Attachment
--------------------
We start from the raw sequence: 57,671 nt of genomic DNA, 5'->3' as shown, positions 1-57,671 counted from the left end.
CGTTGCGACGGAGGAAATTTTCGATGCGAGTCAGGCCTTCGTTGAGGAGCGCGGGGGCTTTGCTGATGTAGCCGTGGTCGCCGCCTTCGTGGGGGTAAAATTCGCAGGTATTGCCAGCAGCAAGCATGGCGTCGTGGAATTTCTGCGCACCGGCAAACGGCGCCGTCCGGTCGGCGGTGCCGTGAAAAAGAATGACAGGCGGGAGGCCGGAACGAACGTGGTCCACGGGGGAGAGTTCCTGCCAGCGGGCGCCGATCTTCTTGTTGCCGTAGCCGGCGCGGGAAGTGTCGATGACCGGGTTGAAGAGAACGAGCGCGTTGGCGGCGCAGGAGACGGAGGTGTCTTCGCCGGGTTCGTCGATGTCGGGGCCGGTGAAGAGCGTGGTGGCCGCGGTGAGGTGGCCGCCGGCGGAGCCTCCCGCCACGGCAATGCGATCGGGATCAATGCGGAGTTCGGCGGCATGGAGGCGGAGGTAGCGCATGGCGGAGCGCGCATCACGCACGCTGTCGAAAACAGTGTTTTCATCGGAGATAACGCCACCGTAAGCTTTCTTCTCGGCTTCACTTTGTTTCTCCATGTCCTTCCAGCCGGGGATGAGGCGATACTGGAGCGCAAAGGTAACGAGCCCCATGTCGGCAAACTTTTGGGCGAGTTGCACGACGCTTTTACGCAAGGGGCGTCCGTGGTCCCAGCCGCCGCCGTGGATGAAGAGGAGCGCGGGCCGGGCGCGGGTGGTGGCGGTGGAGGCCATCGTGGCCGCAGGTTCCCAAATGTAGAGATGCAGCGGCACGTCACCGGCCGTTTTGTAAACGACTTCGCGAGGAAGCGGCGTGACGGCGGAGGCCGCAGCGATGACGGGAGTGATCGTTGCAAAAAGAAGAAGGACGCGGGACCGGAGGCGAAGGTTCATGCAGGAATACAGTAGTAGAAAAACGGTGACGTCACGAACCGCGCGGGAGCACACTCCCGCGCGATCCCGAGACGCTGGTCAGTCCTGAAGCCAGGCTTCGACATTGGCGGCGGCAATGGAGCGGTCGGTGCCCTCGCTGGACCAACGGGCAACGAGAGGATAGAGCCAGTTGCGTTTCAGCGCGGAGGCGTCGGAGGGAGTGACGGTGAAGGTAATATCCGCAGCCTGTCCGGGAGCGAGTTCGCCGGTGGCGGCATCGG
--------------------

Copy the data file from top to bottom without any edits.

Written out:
We start from the raw sequence: 57,671 nt of genomic DNA, 5'->3' as shown, positions 1-57,671 counted from the left end.
CGTTGCGACGGAGGAAATTTTCGATGCGAGTCAGGCCTTCGTTGAGGAGCGCGGGGGCTTTGCTGATGTAGCCGTGGTCGCCGCCTTCGTGGGGGTAAAATTCGCAGGTATTGCCAGCAGCAAGCATGGCGTCGTGGAATTTCTGCGCACCGGCAAACGGCGCCGTCCGGTCGGCGGTGCCGTGAAAAAGAATGACAGGCGGGAGGCCGGAACGAACGTGGTCCACGGGGGAGAGTTCCTGCCAGCGGGCGCCGATCTTCTTGTTGCCGTAGCCGGCGCGGGAAGTGTCGATGACCGGGTTGAAGAGAACGAGCGCGTTGGCGGCGCAGGAGACGGAGGTGTCTTCGCCGGGTTCGTCGATGTCGGGGCCGGTGAAGAGCGTGGTGGCCGCGGTGAGGTGGCCGCCGGCGGAGCCTCCCGCCACGGCAATGCGATCGGGATCAATGCGGAGTTCGGCGGCATGGAGGCGGAGGTAGCGCATGGCGGAGCGCGCATCACGCACGCTGTCGAAAACAGTGTTTTCATCGGAGATAACGCCACCGTAAGCTTTCTTCTCGGCTTCACTTTGTTTCTCCATGTCCTTCCAGCCGGGGATGAGGCGATACTGGAGCGCAAAGGTAACGAGCCCCATGTCGGCAAACTTTTGGGCGAGTTGCACGACGCTTTTACGCAAGGGGCGTCCGTGGTCCCAGCCGCCGCCGTGGATGAAGAGGAGCGCGGGCCGGGCGCGGGTGGTGGCGGTGGAGGCCATCGTGGCCGCAGGTTCCCAAATGTAGAGATGCAGCGGCACGTCACCGGCCGTTTTGTAAACGACTTCGCGAGGAAGCGGCGTGACGGCGGAGGCCGCAGCGATGACGGGAGTGATCGTTGCAAAAAGAAGAAGGACGCGGGACCGGAGGCGAAGGTTCATGCAGGAATACAGTAGTAGAAAAACGGTGACGTCACGAACCGCGCGGGAGCACACTCCCGCGCGATCCCGAGACGCTGGTCAGTCCTGAAGCCAGGCTTCGACATTGGCGGCGGCAATGGAGCGGTCGGTGCCCTCGCTGGACCAACGGGCAACGAGAGGATAGAGCCAGTTGCGTTTCAGCGCGGAGGCGTCGGAGGGAGTGACGGTGAAGGTAATATCCGCAGCCTGTCCGGGAGCGAGTTCGCCGGTGGCGGCATCGG